Unfortunately, the more that democracies enact policies that reflect the make-work bias, the closer we come to such a society. Follow Caplan, author of The Myth of the Rational Voter, as he explains the gap between the lay public and the professional economist’s views about the merits and demerits of making work for individuals instead of letting them find work.

  7. How Much Immigration Is Too Much Immigration?

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    The United States has laws in place to limit the number of immigrants granted entry. How many immigrants should be allowed to call America home? Bryan Caplan, professor of economics at George Mason University, argues that the United States should have open borders. Jan Ting, professor of law at Temple University, argues that there need to be limits on the number of immigrants.

    In this clip from the debate, Prof. Ting argues that the risks of trying an open border policy are too great. He points out that the U.S. population is estimated to grow at a fast rate in the next 50 years and through the end of the century if we do nothing. He is concerned that allowing free immigration will overwhelm U.S. infrastructure and cause too much environmental damage.

    Prof. Caplan responds by arguing that the market will ration immigration just as it rations anything else. Indeed, the idea of immigration without quotas is overwhelming if we do not consider how market forces will play a role. He argues that we can have open borders without fear because of the power of the market.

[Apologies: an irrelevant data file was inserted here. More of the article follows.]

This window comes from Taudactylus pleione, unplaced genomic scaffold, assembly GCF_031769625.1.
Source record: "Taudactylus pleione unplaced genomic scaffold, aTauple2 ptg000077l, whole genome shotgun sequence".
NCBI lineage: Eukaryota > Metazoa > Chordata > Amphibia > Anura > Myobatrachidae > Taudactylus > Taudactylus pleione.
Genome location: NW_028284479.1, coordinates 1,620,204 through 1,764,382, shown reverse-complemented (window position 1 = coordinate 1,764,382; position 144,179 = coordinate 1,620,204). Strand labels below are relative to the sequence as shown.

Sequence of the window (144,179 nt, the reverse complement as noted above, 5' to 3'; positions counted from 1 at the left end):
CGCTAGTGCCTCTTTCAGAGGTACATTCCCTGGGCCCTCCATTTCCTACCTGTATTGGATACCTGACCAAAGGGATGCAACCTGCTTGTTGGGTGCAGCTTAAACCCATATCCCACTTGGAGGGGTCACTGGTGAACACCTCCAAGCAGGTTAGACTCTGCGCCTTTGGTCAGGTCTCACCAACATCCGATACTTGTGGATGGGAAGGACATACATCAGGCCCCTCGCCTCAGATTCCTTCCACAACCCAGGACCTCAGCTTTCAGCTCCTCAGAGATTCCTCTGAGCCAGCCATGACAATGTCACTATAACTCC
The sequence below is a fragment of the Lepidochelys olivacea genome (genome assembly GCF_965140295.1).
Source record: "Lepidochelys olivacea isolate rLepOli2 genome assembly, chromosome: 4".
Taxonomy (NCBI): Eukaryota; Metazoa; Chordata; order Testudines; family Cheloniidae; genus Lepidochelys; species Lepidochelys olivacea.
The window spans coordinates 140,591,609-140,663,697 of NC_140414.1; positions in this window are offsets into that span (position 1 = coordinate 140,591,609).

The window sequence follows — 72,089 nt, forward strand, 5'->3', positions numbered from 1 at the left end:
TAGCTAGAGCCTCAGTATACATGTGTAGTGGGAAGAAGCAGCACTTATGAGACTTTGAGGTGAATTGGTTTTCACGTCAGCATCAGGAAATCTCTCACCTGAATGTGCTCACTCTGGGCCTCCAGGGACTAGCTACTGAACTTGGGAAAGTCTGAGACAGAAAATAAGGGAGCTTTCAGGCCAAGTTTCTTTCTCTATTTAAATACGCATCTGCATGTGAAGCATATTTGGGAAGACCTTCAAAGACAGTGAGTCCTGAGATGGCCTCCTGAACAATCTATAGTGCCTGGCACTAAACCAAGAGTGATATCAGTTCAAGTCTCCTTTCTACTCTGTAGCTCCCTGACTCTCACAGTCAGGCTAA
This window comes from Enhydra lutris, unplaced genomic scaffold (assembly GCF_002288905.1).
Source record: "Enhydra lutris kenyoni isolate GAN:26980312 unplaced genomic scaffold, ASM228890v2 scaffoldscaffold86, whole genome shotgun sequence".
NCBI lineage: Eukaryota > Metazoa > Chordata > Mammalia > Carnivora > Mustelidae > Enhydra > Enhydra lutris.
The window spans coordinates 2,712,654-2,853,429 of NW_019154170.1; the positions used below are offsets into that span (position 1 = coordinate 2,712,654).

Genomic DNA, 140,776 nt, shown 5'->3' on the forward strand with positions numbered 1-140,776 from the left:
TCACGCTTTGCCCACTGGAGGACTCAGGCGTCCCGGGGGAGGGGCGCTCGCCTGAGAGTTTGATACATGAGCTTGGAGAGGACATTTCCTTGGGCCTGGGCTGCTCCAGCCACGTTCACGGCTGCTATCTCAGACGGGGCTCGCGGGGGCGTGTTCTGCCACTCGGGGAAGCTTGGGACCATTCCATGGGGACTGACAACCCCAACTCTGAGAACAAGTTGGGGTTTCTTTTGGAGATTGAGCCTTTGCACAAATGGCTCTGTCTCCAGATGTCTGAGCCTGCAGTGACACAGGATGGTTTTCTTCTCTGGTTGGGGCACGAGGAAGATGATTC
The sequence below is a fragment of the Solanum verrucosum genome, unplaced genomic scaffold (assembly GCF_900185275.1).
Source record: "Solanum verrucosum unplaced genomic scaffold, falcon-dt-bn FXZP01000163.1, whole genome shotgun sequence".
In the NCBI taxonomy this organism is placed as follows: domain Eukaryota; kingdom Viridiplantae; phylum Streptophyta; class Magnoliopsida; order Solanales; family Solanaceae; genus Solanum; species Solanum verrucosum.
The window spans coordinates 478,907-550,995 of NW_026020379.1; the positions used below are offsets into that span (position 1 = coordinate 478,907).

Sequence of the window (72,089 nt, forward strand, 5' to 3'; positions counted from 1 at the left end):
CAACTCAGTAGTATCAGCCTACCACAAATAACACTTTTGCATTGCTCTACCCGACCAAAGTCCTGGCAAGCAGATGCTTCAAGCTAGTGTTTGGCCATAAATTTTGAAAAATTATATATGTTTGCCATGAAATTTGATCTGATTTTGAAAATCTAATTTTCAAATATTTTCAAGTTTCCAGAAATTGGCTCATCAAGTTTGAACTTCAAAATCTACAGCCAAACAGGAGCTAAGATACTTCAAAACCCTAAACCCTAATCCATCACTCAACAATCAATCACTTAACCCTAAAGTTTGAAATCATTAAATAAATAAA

8. From Rags to Riches: The Cayman Islands Revolution

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    The rule of law, Hayek wrote, is “a rule concerning what the law ought to be”: It ought to be general and abstract; equally applied, with legal privileges for none; certain, not subject to arbitrary changes; and just. In this Learn Liberty Academy, Andrew Morriss sets sail to show how the law of the Cayman Islands conforms with Hayek’s ideals, how it got that way through astute political entrepreneurship, and how the world at large benefits from its legal wisdom. The benefits of Caymanian rule of law are so diffuse and far-reaching that we can even attribute the American poor’s high consumption of healthcare to it.  Embark on Morriss’s expedition — read, watch lectures, and discuss!

    Song credit: “Coconut Water” – Dan O’Connor

    Archival images courtesy of the Cayman Islands National Archive

  9. Recycle Smarter Than A Third Grader!

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    Reduce! Reuse! Recycle! All right? Maybe — maybe not, says scholar Daniel K. Benjamin. Making an unused tissue out of a used one wastes resources and hardly benefits the environment. Melting and casting aluminum cans, though, both saves resources and benefits the environment. But you don’t need to exhort the aluminum company to save those resources: saving scraps is in its own interest. So why does it take a lesson from your third-grade teacher to get you to recycle household waste?